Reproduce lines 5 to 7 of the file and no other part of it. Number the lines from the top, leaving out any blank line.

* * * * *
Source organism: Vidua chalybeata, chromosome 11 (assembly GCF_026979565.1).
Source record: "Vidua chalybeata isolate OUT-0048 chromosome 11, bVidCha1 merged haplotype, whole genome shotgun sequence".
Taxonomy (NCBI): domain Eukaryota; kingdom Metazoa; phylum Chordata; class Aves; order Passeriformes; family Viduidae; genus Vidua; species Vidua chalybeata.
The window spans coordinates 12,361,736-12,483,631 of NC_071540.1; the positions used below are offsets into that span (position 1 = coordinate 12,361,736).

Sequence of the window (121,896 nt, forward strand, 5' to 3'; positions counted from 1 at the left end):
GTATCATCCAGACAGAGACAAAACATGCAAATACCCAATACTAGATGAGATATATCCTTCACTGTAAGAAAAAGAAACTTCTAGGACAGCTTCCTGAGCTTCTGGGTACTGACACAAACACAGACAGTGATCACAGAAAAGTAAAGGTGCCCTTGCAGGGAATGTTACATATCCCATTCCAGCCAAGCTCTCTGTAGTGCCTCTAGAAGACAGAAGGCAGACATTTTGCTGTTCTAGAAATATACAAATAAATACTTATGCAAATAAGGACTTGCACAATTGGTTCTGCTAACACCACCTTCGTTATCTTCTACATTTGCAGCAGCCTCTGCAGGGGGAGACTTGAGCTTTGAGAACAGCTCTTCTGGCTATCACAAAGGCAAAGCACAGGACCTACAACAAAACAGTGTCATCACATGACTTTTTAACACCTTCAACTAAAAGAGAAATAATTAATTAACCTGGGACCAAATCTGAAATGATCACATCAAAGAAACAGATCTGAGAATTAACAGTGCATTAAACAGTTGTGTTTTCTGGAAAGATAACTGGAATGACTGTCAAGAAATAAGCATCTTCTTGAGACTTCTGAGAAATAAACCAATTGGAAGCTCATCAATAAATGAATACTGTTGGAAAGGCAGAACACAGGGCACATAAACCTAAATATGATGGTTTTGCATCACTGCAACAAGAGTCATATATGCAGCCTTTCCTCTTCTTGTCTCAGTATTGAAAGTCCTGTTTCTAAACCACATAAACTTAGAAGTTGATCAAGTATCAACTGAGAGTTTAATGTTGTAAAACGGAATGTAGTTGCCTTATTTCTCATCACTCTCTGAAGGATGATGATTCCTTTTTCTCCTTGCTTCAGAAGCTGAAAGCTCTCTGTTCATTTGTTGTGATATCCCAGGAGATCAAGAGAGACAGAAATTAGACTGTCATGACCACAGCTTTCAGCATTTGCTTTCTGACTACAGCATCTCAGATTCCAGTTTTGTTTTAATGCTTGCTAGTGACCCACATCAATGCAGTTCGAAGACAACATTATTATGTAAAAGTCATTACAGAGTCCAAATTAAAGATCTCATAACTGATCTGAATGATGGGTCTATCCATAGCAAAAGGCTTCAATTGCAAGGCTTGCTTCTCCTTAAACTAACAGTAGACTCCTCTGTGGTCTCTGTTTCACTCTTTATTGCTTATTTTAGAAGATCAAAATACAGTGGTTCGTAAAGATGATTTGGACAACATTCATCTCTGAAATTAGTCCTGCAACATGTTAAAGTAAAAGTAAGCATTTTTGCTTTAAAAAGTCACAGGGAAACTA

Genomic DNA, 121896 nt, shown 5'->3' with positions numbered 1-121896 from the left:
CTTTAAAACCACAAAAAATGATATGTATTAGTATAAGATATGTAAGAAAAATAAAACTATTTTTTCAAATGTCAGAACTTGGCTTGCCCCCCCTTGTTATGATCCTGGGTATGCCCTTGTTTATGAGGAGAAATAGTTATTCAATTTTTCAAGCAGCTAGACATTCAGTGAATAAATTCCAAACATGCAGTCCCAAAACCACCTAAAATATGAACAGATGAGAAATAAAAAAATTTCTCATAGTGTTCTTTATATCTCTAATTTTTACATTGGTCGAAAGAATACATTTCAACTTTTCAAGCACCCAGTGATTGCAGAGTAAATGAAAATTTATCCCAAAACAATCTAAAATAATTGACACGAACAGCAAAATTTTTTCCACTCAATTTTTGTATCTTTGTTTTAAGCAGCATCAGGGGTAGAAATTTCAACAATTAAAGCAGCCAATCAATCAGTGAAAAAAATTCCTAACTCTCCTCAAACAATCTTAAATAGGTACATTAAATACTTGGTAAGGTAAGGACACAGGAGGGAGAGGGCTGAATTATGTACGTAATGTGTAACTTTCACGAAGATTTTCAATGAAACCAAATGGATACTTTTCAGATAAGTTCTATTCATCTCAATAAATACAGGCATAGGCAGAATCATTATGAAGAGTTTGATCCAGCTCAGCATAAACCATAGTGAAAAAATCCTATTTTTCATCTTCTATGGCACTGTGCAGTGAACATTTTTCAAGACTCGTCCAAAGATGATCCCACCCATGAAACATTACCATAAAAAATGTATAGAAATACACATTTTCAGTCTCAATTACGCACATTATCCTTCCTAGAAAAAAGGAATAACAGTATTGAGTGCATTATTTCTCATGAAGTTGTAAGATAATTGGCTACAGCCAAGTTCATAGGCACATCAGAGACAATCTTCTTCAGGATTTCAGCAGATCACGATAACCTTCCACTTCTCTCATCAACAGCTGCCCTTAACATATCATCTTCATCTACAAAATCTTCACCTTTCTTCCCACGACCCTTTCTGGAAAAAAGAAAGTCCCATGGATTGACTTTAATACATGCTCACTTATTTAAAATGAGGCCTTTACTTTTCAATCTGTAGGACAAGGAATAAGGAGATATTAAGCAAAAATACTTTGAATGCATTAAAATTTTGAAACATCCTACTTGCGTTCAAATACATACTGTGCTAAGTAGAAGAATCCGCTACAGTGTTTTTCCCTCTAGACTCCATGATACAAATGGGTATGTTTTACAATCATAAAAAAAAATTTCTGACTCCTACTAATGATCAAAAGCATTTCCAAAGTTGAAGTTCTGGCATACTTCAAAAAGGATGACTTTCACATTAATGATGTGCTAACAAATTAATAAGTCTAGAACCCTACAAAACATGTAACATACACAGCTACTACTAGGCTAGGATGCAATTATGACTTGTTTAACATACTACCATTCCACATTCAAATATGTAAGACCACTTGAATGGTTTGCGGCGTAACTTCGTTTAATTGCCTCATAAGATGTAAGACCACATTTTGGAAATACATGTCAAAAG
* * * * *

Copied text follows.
Sequence of the window (121,896 nt, forward strand, 5' to 3'; positions counted from 1 at the left end):
GTATCATCCAGACAGAGACAAAACATGCAAATACCCAATACTAGATGAGATATATCCTTCACTGTAAGAAAAAGAAACTTCTAGGACAGCTTCCTGAGCTTCTGGGTACTGACACAAACACAGACAGTGATCACAGAAAAGTAAAGGTGCCCTTGCAGGGAATGTTACATATCCCATTCCAGCCAAGCTCTCTGTAGTGCCTCTAGAAGACAGAAGGCAGACATTTTGCTGTTCTAGAAATATACAAATAAATACTTATGCAAATAAGGACTTGCACAATTGGTTCTGCTAACACCACCTTCGTTATCTTCTACATTTGCAGCAGCCTCTGCAGGGGGAGACTTGAGCTTTGAGAACAGCTCTTCTGGCTATCACAAAGGCAAAGCACAGGACCTACAACAAAACAGTGTCATCACATGACTTTTTAACACCTTCAACTAAAAGAGAAATAATTAATTAACCTGGGACCAAATCTGAAATGATCACATCAAAGAAACAGATCTGAGAATTAACAGTGCATTAAACAGTTGTGTTTTCTGGAAAGATAACTGGAATGACTGTCAAGAAATAAGCATCTTCTTGAGACTTCTGAGAAATAAACCAATTGGAAGCTCATCAATAAATGAATACTGTTGGAAAGGCAGAACACAGGGCACATAAACCTAAATATGATGGTTTTGCATCACTGCAACAAGAGTCATATATGCAGCCTTTCCTCTTCTTGTCTCAGTATTGAAAGTCCTGTTTCTAAACCACATAAACTTAGAAGTTGATCAAGTATCAACTGAGAGTTTAATGTTGTAAAACGGAATGTAGTTGCCTTATTTCTCATCACTCTCTGAAGGATGATGATTCCTTTTTCTCCTTGCTTCAGAAGCTGAAAGCTCTCTGTTCATTTGTTGTGATATCCCAGGAGATCAAGAGAGACAGAAATTAGACTGTCATGACCACAGCTTTCAGCATTTGCTTTCTGACTACAGCATCTCAGATTCCAGTTTTGTTTTAATGCTTGCTAGTGACCCACATCAATGCAGTTCGAAGACAACATTATTATGTAAAAGTCATTACAGAGTCCAAATTAAAGATCTCATAACTGATCTGAATGATGGGTCTATCCATAGCAAAAGGCTTCAATTGCAAGGCTTGCTTCTCCTTAAACTAACAGTAGACTCCTCTGTGGTCTCTGTTTCACTCTTTATTGCTTATTTTAGAAGATCAAAATACAGTGGTTCGTAAAGATGATTTGGACAACATTCATCTCTGAAATTAGTCCTGCAACATGTTAAAGTAAAAGTAAGCATTTTTGCTTTAAAAAGTCACAGGGAAACTA

Genomic DNA, 121896 nt, shown 5'->3' with positions numbered 1-121896 from the left: